What is the moment you recognize that you are an alcoholic? Though Kate (Mary Elizabeth Winstead) had plenty of evidence beforehand, that moment might have been when she, a middle school teacher, threw up in front of her students and claimed to be pregnant instead of explaining that she had a hangover. It must be difficult to be both smart and an alcoholic, to recognize what you are doing to yourself but being unable to stop. Think of the shame you would feel when months later your coworkers are throwing you a surprise baby shower for a child you never carried.
These are the insights of Smashed (2012), a terrific movie by James Ponsoldt, one that knows a lot about alcoholism and human nature. When we first meet Kate, she’s dragging herself out of bed still in her evening clothes, a bed she has wetted. Her husband, Charlie (Aaron Paul), appears to be used to this. “I have a weak bladder,” she offers as an excuse. That’s part of it. By the time that day closes, she will have lied about being pregnant and tried, in a drunken debauch, crack for the first time. In a drugged frenzy at dawn she tells a group of uninterested hobos that despite appearances she and the homeless have a lot in common. We fear that may be true.
Kate’s coworker, played by Nick Offerman, reveals to her that he is a recovering alcoholic and that he knows a problem when he sees one. He offers to take her to an AA meeting. There Kate finds a sponsor, Jenny (Octavia Spencer), and becomes committed to sobriety. This is when her troubles truly begin.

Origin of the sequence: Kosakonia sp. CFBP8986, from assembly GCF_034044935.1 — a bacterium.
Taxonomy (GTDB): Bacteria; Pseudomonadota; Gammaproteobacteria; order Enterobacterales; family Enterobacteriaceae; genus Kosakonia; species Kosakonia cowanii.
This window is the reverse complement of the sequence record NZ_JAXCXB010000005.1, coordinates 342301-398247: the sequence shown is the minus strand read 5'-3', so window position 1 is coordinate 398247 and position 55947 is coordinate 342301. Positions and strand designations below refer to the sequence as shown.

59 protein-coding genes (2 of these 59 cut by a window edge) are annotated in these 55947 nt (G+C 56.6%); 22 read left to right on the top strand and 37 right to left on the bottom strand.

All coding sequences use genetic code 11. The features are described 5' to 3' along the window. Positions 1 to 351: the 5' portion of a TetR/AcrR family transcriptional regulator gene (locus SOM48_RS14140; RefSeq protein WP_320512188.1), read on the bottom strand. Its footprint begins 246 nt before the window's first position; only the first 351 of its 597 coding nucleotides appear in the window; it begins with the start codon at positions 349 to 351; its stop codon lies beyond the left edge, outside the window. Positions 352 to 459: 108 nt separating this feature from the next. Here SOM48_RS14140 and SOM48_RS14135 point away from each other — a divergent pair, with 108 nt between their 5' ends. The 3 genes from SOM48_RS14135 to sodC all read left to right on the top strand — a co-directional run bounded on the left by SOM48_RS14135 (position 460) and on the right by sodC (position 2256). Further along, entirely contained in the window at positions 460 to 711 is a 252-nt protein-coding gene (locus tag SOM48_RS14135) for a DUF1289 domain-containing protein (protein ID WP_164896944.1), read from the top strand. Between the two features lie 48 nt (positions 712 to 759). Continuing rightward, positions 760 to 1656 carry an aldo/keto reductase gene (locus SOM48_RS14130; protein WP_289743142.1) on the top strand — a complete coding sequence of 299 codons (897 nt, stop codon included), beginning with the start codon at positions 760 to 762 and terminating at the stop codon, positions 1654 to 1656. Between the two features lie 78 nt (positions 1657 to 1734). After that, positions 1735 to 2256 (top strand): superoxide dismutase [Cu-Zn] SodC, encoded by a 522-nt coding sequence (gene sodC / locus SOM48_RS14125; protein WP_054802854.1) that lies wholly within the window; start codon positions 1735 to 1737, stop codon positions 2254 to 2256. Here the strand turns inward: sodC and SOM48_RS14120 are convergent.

My problem with movies about addiction, particularly American ones, is that they treat the disease as a narrative device, allowing it to pop up when it makes for the juiciest drama, regardless of what emotional truth that might betray. Lately, I have hope that that malaise is fading away. The Norwegian movie Oslo, August 31st (2012) was a wonderful exercise in the never-ending assault of reasons to fall off the wagon. More heartening still is that Smashed does this even better (Hollywood, however, still has a ways to go, as Flight  was a true culprit in the “addiction-as-device” mold).
Poor Kate is getting it from all sides. Not only is she married to another alcoholic, one who is more functional and therefore doesn’t believe he needs to quit, but her mother also blames her ex-husband’s recovery for the destruction of their marriage and furthers the distrust Charlie has for Kate’s choice to go dry. On top of that is the guilt she feels at work for being celebrated as an expecting mother, most pointedly from the barren school principal who is all but living her desire for children through Kate. Worse still, her coworker sullies her entire introduction to the twelve steps by making an unwanted advance in a very unwanted way. Smashed is astute in a great number of ways, not the least of which is its understanding that when a word is ruined for you, like the word “moist,” say, it’s ruined forever.